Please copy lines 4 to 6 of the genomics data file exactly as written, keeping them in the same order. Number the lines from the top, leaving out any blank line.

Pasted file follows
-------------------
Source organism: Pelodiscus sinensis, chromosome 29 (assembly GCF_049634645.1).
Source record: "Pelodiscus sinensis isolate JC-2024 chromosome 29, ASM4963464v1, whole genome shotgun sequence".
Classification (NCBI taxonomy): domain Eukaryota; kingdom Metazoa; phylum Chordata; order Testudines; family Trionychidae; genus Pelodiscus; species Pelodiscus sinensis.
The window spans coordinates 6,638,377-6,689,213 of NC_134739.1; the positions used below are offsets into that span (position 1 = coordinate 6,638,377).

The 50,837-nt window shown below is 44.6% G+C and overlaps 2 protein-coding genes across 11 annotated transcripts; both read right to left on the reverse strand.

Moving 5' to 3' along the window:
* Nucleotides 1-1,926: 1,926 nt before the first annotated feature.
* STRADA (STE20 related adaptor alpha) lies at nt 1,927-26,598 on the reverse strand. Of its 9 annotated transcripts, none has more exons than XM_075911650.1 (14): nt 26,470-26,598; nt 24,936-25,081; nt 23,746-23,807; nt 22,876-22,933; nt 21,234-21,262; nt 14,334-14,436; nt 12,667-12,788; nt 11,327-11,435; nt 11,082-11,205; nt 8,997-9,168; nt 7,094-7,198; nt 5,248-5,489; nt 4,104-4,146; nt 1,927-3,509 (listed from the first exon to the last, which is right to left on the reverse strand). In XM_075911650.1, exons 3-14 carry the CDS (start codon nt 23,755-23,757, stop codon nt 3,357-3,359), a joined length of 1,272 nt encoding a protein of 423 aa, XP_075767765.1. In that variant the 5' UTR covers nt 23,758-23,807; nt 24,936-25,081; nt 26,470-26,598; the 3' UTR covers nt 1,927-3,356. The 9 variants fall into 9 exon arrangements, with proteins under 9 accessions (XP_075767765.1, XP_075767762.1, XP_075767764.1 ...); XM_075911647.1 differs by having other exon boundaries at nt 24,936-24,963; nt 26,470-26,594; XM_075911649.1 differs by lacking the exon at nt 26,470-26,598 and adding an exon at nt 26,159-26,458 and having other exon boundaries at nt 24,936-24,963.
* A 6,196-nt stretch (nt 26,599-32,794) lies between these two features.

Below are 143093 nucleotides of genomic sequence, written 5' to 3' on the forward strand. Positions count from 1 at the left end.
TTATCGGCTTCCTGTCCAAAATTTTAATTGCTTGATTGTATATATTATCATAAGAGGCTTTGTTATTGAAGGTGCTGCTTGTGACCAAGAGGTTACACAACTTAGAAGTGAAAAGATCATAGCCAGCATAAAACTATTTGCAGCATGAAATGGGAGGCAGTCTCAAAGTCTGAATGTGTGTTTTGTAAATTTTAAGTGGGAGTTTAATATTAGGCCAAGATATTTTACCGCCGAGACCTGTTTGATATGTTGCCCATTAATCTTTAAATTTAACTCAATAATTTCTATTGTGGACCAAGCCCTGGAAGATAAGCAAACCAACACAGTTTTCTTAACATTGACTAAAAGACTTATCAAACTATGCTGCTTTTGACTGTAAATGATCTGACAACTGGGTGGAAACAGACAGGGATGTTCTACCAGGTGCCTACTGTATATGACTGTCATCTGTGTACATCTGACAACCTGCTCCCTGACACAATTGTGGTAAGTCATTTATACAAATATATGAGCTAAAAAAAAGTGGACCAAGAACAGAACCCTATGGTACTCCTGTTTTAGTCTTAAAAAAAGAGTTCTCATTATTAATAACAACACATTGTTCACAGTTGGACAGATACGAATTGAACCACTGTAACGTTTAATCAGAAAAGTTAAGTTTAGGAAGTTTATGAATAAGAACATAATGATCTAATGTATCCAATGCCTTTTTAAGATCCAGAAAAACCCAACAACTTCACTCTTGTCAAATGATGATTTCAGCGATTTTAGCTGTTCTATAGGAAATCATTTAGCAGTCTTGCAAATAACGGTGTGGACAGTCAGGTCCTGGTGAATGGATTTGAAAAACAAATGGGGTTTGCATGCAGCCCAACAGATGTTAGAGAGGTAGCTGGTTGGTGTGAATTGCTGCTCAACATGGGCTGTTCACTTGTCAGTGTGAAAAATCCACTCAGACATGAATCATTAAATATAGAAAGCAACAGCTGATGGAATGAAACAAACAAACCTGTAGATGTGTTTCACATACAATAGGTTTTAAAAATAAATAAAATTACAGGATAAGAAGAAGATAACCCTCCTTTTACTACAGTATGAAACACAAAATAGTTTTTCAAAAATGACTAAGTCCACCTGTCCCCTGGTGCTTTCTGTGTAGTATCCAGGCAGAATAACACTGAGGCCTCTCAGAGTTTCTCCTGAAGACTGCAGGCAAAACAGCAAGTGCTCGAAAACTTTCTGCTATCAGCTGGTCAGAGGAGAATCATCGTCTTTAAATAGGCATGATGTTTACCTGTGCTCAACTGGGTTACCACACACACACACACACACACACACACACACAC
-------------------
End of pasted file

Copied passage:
The window spans coordinates 6,638,377-6,689,213 of NC_134739.1; the positions used below are offsets into that span (position 1 = coordinate 6,638,377).

The 50,837-nt window shown below is 44.6% G+C and overlaps 2 protein-coding genes across 11 annotated transcripts; both read right to left on the reverse strand.

Moving 5' to 3' along the window: